Green goodness: Chelsea Flower Show
Sitting opposite me at Chourangi, the new Bengali restaurant in London started by Anjan Chatterjee and Aditya Ghosh, was Sangeeta Datta’s husband, Soumilya, who revealed that having retired from banking, he had taken up gardening as a hobby — “I don’t know the names of all the flowers but everything in the garden is lovely”. This will make the Royal Horticultural Society very happy because it is trying to encourage more Indians to take up gardening. The RHS, established in 1804, runs the Chelsea Flower Show, which was pushed to September instead of May for the first time in 108 years. There was a profusion of blooms to delight the eye — everything from Dahlias to Chrysanthemums, Fuchsias, Clematis and Alliums.
The RHS’s chief horticulturist, Guy Barter, said: “The Chelsea Flower Show is the flagship of the British gardening industry and a huge amount of our interest revolves around new plants that are introduced. Garden designers show off the best concepts, nurseries show the best plants. It’s the standard that everybody aims for.” But he also told me how easy it was to grow coriander, fenugreek, basil and other herbs, as well as aubergine, tomatoes, courgettes, peppers, chillies, carrots, onions and garlic for the Indian kitchen. Plants, he said, “give comfort to everybody. There’s lots of scientific research to prove that greenery and green space make people feel better. Gardening is a wonderful hobby, it’s very rewarding.”
The British Film Institute is to pay a remarkable tribute to Satyajit Ray by showing all of his films, reveals author and film-maker, Sangeeta Datta, who will curate the season to mark the director’s 101st birthday next summer. Datta comes fresh from receiving a “Shera Bangali” award for her cultural work at last weekend’s UK Bengali Convention in the Cambridgeshire village of Cambourne. In fact, her documentary on Rituparno Ghosh, Bird of Dusk, closed the convention that united 55 Bengali organizations from across Britain in an inspiring celebration of “debate, music, adda, food”.
Britain’s solidly middle-class Bengali community is well-represented in most professions, especially medicine, academia and the arts. “We have so many good things we can be proud of,” Anirban Mandal, one of the organizers, tells me. “Next year’s UKBC will be held in Manchester. Our aim is to pass on Bengali culture to the next generation.”
Sangeeta makes the same point: “We have to engage with schools and colleges to bring in younger students. They don’t necessarily have to be film students because Ray’s films have so much to do with the history and sociology of Bengal.” The BFI’s plan was to mark the centenary of Ray’s birth on May 2, 2021 but this had to be pushed back because of the pandemic and also the delay in sourcing prints from the US film academy archives.
Sangeeta hopes to discuss what it was like to work with Ray with the likes of Sharmila Tagore, Shabana Azmi, Deepankar De, Dhritiman Chatterjee and Barun Chanda. She says: “What I’m trying to do is not just show the films chronologically but to arrange them thematically and look at more imaginative ways of bringing younger people...”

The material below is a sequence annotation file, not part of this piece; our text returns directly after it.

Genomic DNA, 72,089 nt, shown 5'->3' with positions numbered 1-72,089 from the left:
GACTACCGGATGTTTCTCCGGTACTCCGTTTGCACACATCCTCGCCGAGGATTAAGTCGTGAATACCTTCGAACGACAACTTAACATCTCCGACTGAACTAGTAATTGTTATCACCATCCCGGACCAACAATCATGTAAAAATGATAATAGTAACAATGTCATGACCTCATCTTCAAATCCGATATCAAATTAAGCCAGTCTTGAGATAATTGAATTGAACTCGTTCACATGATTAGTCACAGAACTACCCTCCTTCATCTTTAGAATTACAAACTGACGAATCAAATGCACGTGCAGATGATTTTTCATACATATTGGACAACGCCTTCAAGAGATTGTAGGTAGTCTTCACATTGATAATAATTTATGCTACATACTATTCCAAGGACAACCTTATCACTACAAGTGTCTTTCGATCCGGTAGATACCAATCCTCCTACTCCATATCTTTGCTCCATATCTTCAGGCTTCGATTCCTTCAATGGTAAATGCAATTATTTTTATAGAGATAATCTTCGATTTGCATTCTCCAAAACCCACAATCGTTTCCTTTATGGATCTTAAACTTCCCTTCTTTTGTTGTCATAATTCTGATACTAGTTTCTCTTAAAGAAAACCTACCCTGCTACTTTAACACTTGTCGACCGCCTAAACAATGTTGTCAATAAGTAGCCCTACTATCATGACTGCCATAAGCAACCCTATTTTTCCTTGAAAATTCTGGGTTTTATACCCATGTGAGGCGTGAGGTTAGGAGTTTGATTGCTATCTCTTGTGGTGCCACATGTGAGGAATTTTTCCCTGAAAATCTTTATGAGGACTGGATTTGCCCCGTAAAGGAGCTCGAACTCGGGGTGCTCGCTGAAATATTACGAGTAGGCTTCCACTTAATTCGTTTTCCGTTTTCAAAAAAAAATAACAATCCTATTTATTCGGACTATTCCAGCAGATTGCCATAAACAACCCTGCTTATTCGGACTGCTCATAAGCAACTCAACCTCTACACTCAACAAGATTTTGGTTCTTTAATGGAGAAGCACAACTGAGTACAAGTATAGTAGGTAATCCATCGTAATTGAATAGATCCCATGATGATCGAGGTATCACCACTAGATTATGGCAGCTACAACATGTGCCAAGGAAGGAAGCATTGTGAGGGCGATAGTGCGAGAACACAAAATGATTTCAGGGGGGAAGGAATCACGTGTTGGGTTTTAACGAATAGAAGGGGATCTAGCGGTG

Exhibitions are coming back. To coincide with the Chelsea Flower Show, the RHS Botanical Art & Photography Show was held at the Saatchi Gallery near Sloane Square. During the raj, British women painted the fauna and flora of India, with many examples among the 30,000 items held at the RHS Lindley Library in Vincent Square in London.
I also visited the British Museum, which is holding an exhibition of 103 newly discovered drawings by Katsushika Hokusai, Japan’s most famous artist, best known for the Great Wave off Kanagawa. Curator Alfred Haft estimated that a third of the drawings in the exhibition related to Buddhism in India. What was remarkable, added Haft, was that Hokusai never left Japan but “allowed his imagination to roam India”.
This year’s Summer Exhibition at the Royal Academy was pushed back to September from June for the first time in 253 years. This year it has been coordinated by the British-Nigerian artist, Yinka Shonibare, and, in the light of Black Lives Matter, was dominated by works from the African diaspora. But a few Indians, Shanti Panchal and Chila Burman among them, were included too.
Vivek Ramaswamy is an author whose book attacking big businesses, Woke, Inc. — Inside Corporate America’s Social Justice Scam, has attracted favourable attention in both America and Britain. Ramaswamy was born in Ohio of parents who emigrated from India 40 years ago. A graduate of Harvard College and Yale Law School, he founded Roivant Sciences, a bio-pharmaceutical company, in 2014. His main thesis is that corporate America is hypocritical — post Black Lives Matter it is making big bucks by paying lip service to the “woke” agenda, that is progressive and liberal causes.
“Basically, being woke means obsessing about race, gender, and sexual orientation,” claims Ramaswamy. “Maybe climate change too. That’s the best definition I can give.”
Incidentally, I noted two Indian touches at the Chelsea Flower Show this year. At one shop, Nehru jackets and waistcoats, tailored exquisitely from Italian wool and costing £350 and £250 respectively, were flying off the racks. Meanwhile, a Shropshire company called Wilstone, run by Christo McKinnon who has toured India for some 30 years, was displaying stone and wooden carvings fashioned for him by skilled artisans in Rajasthan and Gujarat.